Europe may as well go where the customers are.
It seems like every time an auto show rolls around, we hear about the latest Chinese automaker that is ready to conquer Tesla and eventually sell electric vehicles in the United States. While some are vaporware, it's hard to ignore how big of a role China will play in the coming years as EVs become more popular. While only 1% will actually succeed, there are so many startups in the EV sector that actually equates to a substantial number.
European automakers like BMW have also enlisted the help of Chinese partners for EV production. Some reports, including a recent one from CNN, say that Europe may simply need to give up in the race towards EVs and focus on building cars in China.
When speaking about EV production, Simone Tagliapietra, an energy analyst at a Milan-based think tank said, "Europe might well see its carmakers massively moving production to China in the future." Building electric cars in China would place European automakers closer to their potential customers and avoid any tariffs.
China is also where most of the batteries for EVs are produced, so "it just makes sense to produce electric vehicles where batteries are also produced," Tagliapietra said. Currently, two-thirds of lithium-ion batteries are produced in China. Only around 1% of these batteries are produced in Europe and it would take a huge investment in order to catch up.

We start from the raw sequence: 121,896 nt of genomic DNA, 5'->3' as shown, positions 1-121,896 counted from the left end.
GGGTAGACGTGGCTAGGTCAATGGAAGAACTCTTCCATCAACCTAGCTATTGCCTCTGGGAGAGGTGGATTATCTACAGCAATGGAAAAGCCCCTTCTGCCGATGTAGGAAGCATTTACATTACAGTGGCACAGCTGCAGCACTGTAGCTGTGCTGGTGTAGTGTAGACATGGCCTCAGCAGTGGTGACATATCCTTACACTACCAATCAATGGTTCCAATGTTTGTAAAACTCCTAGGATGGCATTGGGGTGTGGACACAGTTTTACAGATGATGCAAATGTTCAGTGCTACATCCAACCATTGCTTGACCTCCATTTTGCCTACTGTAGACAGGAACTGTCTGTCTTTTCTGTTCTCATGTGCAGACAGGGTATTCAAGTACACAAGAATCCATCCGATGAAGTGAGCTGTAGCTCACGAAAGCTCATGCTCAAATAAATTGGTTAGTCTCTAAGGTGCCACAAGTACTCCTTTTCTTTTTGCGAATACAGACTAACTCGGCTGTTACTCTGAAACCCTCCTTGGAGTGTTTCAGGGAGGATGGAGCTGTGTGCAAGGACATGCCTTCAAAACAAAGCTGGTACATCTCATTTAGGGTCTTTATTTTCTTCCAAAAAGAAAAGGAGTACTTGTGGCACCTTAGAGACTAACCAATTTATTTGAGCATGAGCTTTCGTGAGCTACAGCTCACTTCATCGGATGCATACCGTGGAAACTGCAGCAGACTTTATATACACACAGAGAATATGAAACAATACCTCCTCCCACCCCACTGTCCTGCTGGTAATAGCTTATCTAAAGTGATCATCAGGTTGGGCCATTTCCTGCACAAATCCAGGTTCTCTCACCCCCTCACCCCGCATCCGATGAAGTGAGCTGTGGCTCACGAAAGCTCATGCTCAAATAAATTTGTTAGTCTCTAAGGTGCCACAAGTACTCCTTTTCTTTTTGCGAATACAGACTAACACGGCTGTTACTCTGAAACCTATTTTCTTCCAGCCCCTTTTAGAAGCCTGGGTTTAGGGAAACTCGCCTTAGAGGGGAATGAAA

China also holds the advantage as the world's largest market for electric cars. With the massive pollution issues in China, EVs will soon become more of a necessity than a luxury. Even Volkswagen and Tesla have announced plans to build factories in China, showing how viable the country is for EV production.
Europe is trying to become more friendly towards EV production but it simply cannot match China. "In Europe, there's a lot of hassle and a lot of procedures to follow. It takes a long time," said Kee Koolen, chairman of Lithium Werks, adding that China has a "long-term vision" for EV production, while Europe does not.
Automakers in Europe didn't take EVs seriously initially and will now have to play catch up with China. European automakers are finally launching new EV models including the Jaguar I-Pace, Mercedes EQC, and Audi e-Tron but it may already be too late to catch up with China.